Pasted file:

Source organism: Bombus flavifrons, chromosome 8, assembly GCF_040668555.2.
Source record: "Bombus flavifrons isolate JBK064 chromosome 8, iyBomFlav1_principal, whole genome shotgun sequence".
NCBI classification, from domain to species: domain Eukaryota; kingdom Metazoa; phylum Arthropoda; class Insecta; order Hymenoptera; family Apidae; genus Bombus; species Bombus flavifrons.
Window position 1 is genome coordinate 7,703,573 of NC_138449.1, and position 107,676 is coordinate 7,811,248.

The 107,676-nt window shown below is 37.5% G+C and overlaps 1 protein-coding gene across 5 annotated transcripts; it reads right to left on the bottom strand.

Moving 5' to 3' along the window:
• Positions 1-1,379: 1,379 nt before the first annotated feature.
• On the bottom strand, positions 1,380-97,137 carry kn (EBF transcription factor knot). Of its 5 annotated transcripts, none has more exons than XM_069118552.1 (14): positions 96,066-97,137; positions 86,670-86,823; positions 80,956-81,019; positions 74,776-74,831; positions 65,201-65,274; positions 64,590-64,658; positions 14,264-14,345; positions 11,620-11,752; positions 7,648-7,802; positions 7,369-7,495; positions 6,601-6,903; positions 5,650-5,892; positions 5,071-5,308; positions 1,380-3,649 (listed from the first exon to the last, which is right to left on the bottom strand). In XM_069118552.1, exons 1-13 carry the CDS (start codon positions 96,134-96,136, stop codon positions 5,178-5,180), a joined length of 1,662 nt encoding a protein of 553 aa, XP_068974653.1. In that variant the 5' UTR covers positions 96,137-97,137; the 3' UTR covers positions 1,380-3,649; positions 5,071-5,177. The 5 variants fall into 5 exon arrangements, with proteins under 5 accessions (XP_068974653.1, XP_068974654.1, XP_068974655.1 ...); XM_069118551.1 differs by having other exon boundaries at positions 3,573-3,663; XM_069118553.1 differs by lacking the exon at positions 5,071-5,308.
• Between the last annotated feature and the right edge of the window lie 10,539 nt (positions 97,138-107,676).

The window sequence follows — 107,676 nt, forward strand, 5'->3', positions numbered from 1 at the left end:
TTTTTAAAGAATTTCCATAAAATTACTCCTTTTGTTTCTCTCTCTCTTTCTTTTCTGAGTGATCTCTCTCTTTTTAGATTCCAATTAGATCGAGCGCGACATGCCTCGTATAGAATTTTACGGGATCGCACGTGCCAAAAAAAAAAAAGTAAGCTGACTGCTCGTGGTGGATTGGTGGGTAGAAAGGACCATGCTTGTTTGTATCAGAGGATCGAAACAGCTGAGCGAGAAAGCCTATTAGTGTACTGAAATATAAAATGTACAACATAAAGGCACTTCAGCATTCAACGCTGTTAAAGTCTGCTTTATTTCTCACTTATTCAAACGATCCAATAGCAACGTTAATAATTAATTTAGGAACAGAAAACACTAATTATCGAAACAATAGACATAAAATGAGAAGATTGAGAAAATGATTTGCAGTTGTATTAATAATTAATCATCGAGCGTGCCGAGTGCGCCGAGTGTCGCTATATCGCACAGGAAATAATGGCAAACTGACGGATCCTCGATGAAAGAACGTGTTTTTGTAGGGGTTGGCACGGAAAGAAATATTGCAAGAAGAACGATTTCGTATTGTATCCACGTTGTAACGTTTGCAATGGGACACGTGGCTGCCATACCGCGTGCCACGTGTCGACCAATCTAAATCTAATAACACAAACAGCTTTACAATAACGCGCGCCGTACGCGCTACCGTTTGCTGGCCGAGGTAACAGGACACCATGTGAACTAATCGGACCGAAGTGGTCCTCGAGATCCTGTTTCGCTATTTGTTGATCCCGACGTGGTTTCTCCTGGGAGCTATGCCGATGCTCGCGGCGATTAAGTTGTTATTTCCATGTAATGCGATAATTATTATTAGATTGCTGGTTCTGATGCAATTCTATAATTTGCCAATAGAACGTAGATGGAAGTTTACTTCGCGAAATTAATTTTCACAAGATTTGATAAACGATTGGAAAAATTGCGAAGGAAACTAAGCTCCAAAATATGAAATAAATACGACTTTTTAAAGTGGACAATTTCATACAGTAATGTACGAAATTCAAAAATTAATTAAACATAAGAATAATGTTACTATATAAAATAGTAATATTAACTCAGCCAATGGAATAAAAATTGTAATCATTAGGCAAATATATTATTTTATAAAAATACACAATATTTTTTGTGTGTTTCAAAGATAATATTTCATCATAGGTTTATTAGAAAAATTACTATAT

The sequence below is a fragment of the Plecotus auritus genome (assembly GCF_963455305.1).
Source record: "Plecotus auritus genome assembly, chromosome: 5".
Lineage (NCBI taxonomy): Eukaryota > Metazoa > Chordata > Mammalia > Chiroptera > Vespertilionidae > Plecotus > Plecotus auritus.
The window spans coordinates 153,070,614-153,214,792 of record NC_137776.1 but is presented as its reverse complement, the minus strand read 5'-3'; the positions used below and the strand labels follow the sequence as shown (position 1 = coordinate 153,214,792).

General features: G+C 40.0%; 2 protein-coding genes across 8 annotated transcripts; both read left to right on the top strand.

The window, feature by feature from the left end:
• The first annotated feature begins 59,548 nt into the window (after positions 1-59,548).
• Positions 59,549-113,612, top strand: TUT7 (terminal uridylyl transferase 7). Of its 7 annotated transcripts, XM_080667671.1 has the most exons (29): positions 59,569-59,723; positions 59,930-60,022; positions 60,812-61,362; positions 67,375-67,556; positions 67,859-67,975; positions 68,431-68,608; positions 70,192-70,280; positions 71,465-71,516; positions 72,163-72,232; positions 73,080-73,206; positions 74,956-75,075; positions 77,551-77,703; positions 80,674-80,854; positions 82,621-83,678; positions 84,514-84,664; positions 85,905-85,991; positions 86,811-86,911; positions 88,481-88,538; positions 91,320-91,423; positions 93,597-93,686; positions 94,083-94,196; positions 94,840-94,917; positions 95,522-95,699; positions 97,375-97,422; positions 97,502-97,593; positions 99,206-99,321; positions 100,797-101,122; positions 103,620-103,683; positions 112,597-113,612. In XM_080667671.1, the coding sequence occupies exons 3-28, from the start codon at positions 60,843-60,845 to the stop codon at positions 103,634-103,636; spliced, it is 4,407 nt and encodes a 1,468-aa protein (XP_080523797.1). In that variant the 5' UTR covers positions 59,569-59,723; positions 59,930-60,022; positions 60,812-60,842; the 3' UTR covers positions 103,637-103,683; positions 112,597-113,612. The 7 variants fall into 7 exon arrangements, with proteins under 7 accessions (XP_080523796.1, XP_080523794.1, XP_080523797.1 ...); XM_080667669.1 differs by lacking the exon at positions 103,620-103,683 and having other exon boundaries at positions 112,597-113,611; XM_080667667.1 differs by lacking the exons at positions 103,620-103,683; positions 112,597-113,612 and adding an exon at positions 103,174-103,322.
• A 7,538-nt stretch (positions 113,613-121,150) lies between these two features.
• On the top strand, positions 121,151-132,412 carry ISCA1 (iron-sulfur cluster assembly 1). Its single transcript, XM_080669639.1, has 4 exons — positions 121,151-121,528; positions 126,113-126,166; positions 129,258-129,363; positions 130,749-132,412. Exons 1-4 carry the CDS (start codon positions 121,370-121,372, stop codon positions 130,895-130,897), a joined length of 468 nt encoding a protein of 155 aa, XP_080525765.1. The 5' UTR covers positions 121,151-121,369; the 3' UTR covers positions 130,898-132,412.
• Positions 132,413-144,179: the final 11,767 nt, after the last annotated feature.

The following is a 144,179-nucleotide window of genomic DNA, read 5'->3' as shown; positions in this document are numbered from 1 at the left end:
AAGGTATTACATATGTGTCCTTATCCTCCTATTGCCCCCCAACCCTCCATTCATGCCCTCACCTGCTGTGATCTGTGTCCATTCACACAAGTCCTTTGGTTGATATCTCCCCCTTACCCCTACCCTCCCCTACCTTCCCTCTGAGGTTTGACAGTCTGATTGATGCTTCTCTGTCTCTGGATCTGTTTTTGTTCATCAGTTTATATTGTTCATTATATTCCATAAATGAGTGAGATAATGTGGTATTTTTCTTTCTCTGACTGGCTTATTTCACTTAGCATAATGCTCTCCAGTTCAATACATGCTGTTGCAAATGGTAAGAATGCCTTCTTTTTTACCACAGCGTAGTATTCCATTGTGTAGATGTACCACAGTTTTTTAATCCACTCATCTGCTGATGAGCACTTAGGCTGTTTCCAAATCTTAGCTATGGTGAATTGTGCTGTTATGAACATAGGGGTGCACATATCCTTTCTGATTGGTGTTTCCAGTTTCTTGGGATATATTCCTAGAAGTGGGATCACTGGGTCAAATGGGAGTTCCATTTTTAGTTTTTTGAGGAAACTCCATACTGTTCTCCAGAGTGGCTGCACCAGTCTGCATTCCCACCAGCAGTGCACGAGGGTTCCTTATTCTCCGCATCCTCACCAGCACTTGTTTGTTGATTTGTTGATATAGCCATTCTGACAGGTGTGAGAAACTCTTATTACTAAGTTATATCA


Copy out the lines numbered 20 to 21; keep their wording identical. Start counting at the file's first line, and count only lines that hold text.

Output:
• A 7,538-nt stretch (positions 113,613-121,150) lies between these two features.
• On the top strand, positions 121,151-132,412 carry ISCA1 (iron-sulfur cluster assembly 1). Its single transcript, XM_080669639.1, has 4 exons — positions 121,151-121,528; positions 126,113-126,166; positions 129,258-129,363; positions 130,749-132,412. Exons 1-4 carry the CDS (start codon positions 121,370-121,372, stop codon positions 130,895-130,897), a joined length of 468 nt encoding a protein of 155 aa, XP_080525765.1. The 5' UTR covers positions 121,151-121,369; the 3' UTR covers positions 130,898-132,412.